This vignette describes how to control for variables. This is a new feature to **BGGM** (version `2.0.0`

).

When controlling for variables, a multivariate regression is fitted in **BGGM**. In fact, a GGM can be understood as a multivariate regression with intercepts only models for the predictors.

**BGGM** does not use the typical approach for multivariate regression in `R`

. This avoids having to write out each outcome variable, of which there are typically many in a GGM. In **BGGM**, it is assumed that the data matrix includes only the variables to be included in the GGM and the control variables.

Suppose that we want to control for education level, with five variables included in the GGM.

```
# data
Y <- bfi[,c(1:5, 27)]
# head
head(Y)
#> A1 A2 A3 A4 A5 education
#> 61617 2 4 3 4 4 NA
#> 61618 2 4 5 2 5 NA
#> 61620 5 4 5 4 4 NA
#> 61621 4 4 6 5 5 NA
#> 61622 2 3 3 4 5 NA
#> 61623 6 6 5 6 5 3
```

Notice that `Y`

includes **only** the five variables and `education`

.

This model can then be fitted with

`fit <- explore(Y, formula = ~ as.factor(education))`

To show this is indeed a multivariate regression, here are the summarized regression coefficients for the first outcome.

```
summ_coef <- regression_summary(fit)
# outcome one
summ_coef$reg_summary[[1]]
#> Post.mean Post.sd Cred.lb Cred.ub
#> (Intercept) 0.256 0.095 0.072 0.442
#> as.factor(education)2 0.073 0.128 -0.177 0.323
#> as.factor(education)3 -0.202 0.104 -0.405 -0.001
#> as.factor(education)4 -0.462 0.119 -0.691 -0.233
#> as.factor(education)5 -0.578 0.117 -0.815 -0.346
```

And here are the coefficients from `lm`

(a univariate regression for `A1`

)

```
round(
cbind(
# summary: coef and se
summary( lm(scale(A1, scale = F) ~ as.factor(education), data = Y))$coefficients[,1:2],
# confidence interval
confint( lm(scale(A1, scale = F) ~ as.factor(education), data = Y))
), 3)
#> Estimate Std. Error 2.5 % 97.5 %
#> (Intercept) 0.256 0.093 0.073 0.438
#> as.factor(education)2 0.072 0.125 -0.172 0.316
#> as.factor(education)3 -0.203 0.101 -0.401 -0.004
#> as.factor(education)4 -0.461 0.116 -0.690 -0.233
#> as.factor(education)5 -0.578 0.115 -0.804 -0.351
```

The estimate are very (very) similar.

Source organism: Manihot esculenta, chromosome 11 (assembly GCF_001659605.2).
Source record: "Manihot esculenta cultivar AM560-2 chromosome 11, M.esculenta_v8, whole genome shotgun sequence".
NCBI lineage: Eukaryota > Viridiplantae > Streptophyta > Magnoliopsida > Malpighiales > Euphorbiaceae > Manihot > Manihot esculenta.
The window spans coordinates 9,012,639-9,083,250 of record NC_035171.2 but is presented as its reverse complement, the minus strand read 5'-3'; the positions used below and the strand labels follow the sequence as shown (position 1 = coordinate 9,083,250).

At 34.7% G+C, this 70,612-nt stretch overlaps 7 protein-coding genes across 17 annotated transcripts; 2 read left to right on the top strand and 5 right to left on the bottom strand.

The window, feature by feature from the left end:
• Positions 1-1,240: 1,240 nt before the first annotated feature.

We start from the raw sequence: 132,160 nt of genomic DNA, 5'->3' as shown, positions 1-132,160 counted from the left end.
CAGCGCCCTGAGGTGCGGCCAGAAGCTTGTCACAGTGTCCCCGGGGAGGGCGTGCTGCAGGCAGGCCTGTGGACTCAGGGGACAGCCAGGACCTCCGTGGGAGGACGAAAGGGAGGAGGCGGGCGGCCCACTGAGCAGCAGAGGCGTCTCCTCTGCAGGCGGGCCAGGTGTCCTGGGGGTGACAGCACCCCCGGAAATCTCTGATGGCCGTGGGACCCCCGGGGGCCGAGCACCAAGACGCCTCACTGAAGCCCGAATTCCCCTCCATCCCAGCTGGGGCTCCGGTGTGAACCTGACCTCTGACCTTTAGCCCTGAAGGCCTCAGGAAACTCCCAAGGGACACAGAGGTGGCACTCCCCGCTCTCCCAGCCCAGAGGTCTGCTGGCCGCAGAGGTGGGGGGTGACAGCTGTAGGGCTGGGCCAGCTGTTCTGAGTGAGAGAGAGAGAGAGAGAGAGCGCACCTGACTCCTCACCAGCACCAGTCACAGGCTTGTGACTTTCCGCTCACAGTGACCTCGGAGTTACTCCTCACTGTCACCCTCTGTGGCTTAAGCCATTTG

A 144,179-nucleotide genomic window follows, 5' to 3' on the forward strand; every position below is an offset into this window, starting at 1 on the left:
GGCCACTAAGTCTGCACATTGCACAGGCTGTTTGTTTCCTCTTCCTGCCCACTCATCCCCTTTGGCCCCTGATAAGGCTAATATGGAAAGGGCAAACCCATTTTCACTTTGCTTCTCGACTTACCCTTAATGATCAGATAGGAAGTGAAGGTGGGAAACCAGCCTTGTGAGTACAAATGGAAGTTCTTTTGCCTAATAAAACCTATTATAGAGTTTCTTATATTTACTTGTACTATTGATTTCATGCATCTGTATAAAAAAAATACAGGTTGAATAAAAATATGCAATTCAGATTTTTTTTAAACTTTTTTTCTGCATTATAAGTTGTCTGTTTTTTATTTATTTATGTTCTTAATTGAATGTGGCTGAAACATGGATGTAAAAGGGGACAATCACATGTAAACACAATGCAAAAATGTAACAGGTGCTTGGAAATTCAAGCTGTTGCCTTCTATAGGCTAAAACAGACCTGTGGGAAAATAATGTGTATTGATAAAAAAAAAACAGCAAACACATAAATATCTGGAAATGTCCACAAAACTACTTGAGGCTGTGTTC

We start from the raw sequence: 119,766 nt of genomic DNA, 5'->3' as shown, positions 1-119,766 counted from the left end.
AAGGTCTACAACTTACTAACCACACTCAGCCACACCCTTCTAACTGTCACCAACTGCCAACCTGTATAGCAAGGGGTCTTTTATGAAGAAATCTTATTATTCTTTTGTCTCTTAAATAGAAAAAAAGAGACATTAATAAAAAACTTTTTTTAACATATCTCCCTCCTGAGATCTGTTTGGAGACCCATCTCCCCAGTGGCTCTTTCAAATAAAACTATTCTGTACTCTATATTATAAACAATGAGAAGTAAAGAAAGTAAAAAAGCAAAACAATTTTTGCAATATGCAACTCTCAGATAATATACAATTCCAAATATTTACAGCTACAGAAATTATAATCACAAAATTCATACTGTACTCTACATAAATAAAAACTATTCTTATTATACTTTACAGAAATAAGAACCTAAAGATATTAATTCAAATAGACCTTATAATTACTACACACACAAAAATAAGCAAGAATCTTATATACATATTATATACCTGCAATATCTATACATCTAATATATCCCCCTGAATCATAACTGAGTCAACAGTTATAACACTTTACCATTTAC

Note that all the other functions work just the same. For example, the relations controlling for education are summarized with

```
summary(fit)
#> BGGM: Bayesian Gaussian Graphical Models
#> ---
#> Type: continuous
#> Analytic: FALSE
#> Formula: ~ as.factor(education)
#> Posterior Samples: 5000
#> Observations (n):
#> Nodes (p): 5
#> Relations: 10
#> ---
#> Call:
#> estimate(Y = Y, formula = ~as.factor(education))
#> ---
#> Estimates:
#> Relation Post.mean Post.sd Cred.lb Cred.ub
#> A1--A2 -0.239 0.020 -0.278 -0.200
#> A1--A3 -0.109 0.020 -0.150 -0.070
#> A2--A3 0.276 0.019 0.239 0.312
#> A1--A4 -0.013 0.021 -0.055 0.026
#> A2--A4 0.156 0.020 0.117 0.196
#> A3--A4 0.173 0.020 0.134 0.214
#> A1--A5 -0.010 0.020 -0.050 0.029
#> A2--A5 0.150 0.020 0.111 0.189
#> A3--A5 0.358 0.018 0.322 0.392
#> A4--A5 0.121 0.020 0.082 0.159
#> ---
```

Now if we wanted to control for education, but also had gender in `Y`

, this would be incorrect

```
Y <- bfi[,c(1:5, 26:27)]
head(Y)
#> A1 A2 A3 A4 A5 gender education
#> 61617 2 4 3 4 4 1 NA
#> 61618 2 4 5 2 5 2 NA
#> 61620 5 4 5 4 4 2 NA
#> 61621 4 4 6 5 5 2 NA
#> 61622 2 3 3 4 5 1 NA
#> 61623 6 6 5 6 5 2 3
```

In this case, with `estimate(Y, formula = as.factor(education))`

, the GGM would also include `gender`

(six variables instead of the desired 5). This is because all variables not included in `formula`

are included in the GGM. This was adopted in **BGGM** to save the user from having to write out each outcome.

This differs from `lm`

, where each outcome needs to be written out, for example `cbind(A1, A2, A3, A4, A4) ~ as.factor(education)`

. This is quite cumbersome for a model that includes many nodes.

The above data is ordinal. In this case, it is possible to fit a multivariate probit model. This is also the approach for binary data in **BGGM**. This is implemented with

```
fit <- estimate(Y, formula = ~ as.factor(education),
type = "ordinal", iter = 1000)
```

Note that the multivariate probit models can also be summarized with `regression_summary`

.

This final example fits a Gaussian copula graphical model that can be used for mixed data. In this case, `formula`

is not used and instead all of the variables are included in the GGM.

This model is estimated with

```
# data
Y <- na.omit(bfi[,c(1:5, 27)])
# fit type = "mixed"
fit <- estimate(Y, type = "mixed", iter = 1000)
# summary
summary(fit)
#> BGGM: Bayesian Gaussian Graphical Models
#> ---
#> Type: mixed
#> Analytic: FALSE
#> Formula:
#> Posterior Samples: 1000
#> Observations (n):
#> Nodes (p): 6
#> Relations: 15
#> ---
#> Call:
#> estimate(Y = Y, type = "mixed", iter = 1000)
#> ---
#> Estimates:
#> Relation Post.mean Post.sd Cred.lb Cred.ub
#> A1--A2 -0.217 0.048 -0.294 -0.114
#> A1--A3 -0.063 0.027 -0.113 -0.011
#> A2--A3 0.364 0.023 0.317 0.410
#> A1--A4 0.116 0.038 0.048 0.192
#> A2--A4 0.241 0.031 0.182 0.303
#> A3--A4 0.228 0.026 0.174 0.275
#> A1--A5 0.057 0.031 0.003 0.120
#> A2--A5 0.186 0.027 0.135 0.241
#> A3--A5 0.438 0.019 0.399 0.474
#> A4--A5 0.151 0.025 0.103 0.199
#> A1--education -0.016 0.069 -0.125 0.119
#> A2--education 0.063 0.049 -0.016 0.162
#> A3--education 0.049 0.025 0.002 0.099
#> A4--education 0.053 0.026 0.005 0.105
#> A5--education 0.072 0.024 0.024 0.120
#> ---
```

Here it is clear that education is included in the model, as the relations with the other nodes are included in the output.

The graph is selected with

`select(fit)`

It is possible to control for variable with all methods in **BGGM**, including when comparing groups, Bayesian hypothesis testing, etc.